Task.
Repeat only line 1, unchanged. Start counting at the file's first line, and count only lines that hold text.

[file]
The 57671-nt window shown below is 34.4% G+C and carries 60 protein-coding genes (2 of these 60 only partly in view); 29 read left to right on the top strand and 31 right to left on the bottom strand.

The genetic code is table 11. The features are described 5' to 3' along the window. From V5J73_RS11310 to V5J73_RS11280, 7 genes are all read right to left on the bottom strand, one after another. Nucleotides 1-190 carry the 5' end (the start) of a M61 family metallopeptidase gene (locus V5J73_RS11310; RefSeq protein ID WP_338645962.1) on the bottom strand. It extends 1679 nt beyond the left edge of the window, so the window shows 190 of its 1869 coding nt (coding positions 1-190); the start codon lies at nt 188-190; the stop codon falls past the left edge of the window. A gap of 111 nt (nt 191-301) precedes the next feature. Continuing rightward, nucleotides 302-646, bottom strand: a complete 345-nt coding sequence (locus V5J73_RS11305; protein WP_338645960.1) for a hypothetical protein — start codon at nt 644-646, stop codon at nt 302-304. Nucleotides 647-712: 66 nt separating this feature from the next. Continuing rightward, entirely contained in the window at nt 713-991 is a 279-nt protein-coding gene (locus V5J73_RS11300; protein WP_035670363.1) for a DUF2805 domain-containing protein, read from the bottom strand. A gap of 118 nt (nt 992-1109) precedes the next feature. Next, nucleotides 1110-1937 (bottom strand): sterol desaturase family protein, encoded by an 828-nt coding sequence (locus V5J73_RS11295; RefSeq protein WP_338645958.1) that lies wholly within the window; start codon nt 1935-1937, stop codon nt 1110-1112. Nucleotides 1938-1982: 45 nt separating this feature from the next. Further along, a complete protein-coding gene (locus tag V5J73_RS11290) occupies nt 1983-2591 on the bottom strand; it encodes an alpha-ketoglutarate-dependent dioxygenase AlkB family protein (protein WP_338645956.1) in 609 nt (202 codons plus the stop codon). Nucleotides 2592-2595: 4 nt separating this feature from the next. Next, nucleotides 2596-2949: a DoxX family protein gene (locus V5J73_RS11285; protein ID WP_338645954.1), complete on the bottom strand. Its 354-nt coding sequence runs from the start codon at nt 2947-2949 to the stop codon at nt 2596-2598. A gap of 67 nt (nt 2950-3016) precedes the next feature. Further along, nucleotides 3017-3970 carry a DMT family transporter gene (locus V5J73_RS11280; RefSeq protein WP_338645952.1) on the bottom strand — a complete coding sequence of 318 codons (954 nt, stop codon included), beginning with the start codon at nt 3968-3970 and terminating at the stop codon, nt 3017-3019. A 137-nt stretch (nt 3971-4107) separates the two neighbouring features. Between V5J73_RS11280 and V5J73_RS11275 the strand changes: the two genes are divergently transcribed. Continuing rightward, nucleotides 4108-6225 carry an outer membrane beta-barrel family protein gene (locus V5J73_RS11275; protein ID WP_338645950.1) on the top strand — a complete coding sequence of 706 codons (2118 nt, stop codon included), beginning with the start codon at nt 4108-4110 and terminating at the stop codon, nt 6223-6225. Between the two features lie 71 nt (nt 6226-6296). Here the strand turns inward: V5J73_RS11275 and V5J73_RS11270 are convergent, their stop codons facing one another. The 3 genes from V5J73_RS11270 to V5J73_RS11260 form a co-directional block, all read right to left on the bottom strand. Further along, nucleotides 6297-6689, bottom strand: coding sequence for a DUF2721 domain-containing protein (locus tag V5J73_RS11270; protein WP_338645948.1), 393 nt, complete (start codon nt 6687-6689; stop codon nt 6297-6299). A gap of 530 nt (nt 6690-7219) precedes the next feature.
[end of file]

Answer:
The 57671-nt window shown below is 34.4% G+C and carries 60 protein-coding genes (2 of these 60 only partly in view); 29 read left to right on the top strand and 31 right to left on the bottom strand.